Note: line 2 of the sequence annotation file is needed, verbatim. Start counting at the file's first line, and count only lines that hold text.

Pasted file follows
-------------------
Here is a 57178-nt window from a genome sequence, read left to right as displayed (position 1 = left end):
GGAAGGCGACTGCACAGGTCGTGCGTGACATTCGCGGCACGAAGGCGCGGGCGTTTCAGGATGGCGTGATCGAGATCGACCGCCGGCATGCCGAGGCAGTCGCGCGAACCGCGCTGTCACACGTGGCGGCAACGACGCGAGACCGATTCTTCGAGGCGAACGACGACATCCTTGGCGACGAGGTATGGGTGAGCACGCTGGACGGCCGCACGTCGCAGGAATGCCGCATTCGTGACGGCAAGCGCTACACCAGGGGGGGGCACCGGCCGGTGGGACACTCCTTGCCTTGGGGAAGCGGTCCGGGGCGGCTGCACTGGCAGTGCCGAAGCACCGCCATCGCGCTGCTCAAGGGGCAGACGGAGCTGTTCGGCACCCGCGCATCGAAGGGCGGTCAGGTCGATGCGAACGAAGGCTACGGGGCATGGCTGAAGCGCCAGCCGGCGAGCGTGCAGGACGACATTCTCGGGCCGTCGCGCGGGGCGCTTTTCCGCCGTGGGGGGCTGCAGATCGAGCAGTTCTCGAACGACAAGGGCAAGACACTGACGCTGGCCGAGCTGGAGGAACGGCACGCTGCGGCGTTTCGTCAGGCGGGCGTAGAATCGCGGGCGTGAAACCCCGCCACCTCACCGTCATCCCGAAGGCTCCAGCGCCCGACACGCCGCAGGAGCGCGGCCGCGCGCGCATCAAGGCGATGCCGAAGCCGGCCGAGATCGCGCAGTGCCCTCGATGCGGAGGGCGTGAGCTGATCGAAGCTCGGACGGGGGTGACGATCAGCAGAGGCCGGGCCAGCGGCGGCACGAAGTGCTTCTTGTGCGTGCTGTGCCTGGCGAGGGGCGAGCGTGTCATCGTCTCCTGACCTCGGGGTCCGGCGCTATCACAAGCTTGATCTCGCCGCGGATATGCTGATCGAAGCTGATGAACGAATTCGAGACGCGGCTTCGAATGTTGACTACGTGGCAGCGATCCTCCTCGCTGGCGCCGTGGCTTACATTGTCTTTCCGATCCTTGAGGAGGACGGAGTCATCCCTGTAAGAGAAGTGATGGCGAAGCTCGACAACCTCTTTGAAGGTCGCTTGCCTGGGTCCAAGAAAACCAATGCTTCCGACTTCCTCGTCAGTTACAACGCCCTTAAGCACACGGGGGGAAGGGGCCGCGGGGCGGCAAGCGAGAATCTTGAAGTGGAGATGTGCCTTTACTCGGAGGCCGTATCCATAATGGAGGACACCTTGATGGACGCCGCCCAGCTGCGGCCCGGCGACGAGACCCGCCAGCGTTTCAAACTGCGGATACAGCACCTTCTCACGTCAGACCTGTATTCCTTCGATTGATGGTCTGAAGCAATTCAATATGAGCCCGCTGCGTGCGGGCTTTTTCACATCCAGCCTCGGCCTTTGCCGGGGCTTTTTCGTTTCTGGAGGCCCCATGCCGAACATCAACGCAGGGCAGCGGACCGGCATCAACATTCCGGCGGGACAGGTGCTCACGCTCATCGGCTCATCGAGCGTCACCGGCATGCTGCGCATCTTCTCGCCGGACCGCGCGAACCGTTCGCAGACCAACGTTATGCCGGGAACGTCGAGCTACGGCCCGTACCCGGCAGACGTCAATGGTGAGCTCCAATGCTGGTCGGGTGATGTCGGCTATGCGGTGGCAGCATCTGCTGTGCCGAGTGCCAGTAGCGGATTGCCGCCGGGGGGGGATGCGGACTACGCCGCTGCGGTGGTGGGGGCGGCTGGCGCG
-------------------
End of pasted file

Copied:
GGAAGGCGACTGCACAGGTCGTGCGTGACATTCGCGGCACGAAGGCGCGGGCGTTTCAGGATGGCGTGATCGAGATCGACCGCCGGCATGCCGAGGCAGTCGCGCGAACCGCGCTGTCACACGTGGCGGCAACGACGCGAGACCGATTCTTCGAGGCGAACGACGACATCCTTGGCGACGAGGTATGGGTGAGCACGCTGGACGGCCGCACGTCGCAGGAATGCCGCATTCGTGACGGCAAGCGCTACACCAGGGGGGGGCACCGGCCGGTGGGACACTCCTTGCCTTGGGGAAGCGGTCCGGGGCGGCTGCACTGGCAGTGCCGAAGCACCGCCATCGCGCTGCTCAAGGGGCAGACGGAGCTGTTCGGCACCCGCGCATCGAAGGGCGGTCAGGTCGATGCGAACGAAGGCTACGGGGCATGGCTGAAGCGCCAGCCGGCGAGCGTGCAGGACGACATTCTCGGGCCGTCGCGCGGGGCGCTTTTCCGCCGTGGGGGGCTGCAGATCGAGCAGTTCTCGAACGACAAGGGCAAGACACTGACGCTGGCCGAGCTGGAGGAACGGCACGCTGCGGCGTTTCGTCAGGCGGGCGTAGAATCGCGGGCGTGAAACCCCGCCACCTCACCGTCATCCCGAAGGCTCCAGCGCCCGACACGCCGCAGGAGCGCGGCCGCGCGCGCATCAAGGCGATGCCGAAGCCGGCCGAGATCGCGCAGTGCCCTCGATGCGGAGGGCGTGAGCTGATCGAAGCTCGGACGGGGGTGACGATCAGCAGAGGCCGGGCCAGCGGCGGCACGAAGTGCTTCTTGTGCGTGCTGTGCCTGGCGAGGGGCGAGCGTGTCATCGTCTCCTGACCTCGGGGTCCGGCGCTATCACAAGCTTGATCTCGCCGCGGATATGCTGATCGAAGCTGATGAACGAATTCGAGACGCGGCTTCGAATGTTGACTACGTGGCAGCGATCCTCCTCGCTGGCGCCGTGGCTTACATTGTCTTTCCGATCCTTGAGGAGGACGGAGTCATCCCTGTAAGAGAAGTGATGGCGAAGCTCGACAACCTCTTTGAAGGTCGCTTGCCTGGGTCCAAGAAAACCAATGCTTCCGACTTCCTCGTCAGTTACAACGCCCTTAAGCACACGGGGGGAAGGGGCCGCGGGGCGGCAAGCGAGAATCTTGAAGTGGAGATGTGCCTTTACTCGGAGGCCGTATCCATAATGGAGGACACCTTGATGGACGCCGCCCAGCTGCGGCCCGGCGACGAGACCCGCCAGCGTTTCAAACTGCGGATACAGCACCTTCTCACGTCAGACCTGTATTCCTTCGATTGATGGTCTGAAGCAATTCAATATGAGCCCGCTGCGTGCGGGCTTTTTCACATCCAGCCTCGGCCTTTGCCGGGGCTTTTTCGTTTCTGGAGGCCCCATGCCGAACATCAACGCAGGGCAGCGGACCGGCATCAACATTCCGGCGGGACAGGTGCTCACGCTCATCGGCTCATCGAGCGTCACCGGCATGCTGCGCATCTTCTCGCCGGACCGCGCGAACCGTTCGCAGACCAACGTTATGCCGGGAACGTCGAGCTACGGCCCGTACCCGGCAGACGTCAATGGTGAGCTCCAATGCTGGTCGGGTGATGTCGGCTATGCGGTGGCAGCATCTGCTGTGCCGAGTGCCAGTAGCGGATTGCCGCCGGGGGGGGATGCGGACTACGCCGCTGCGGTGGTGGGGGCGGCTGGCGCG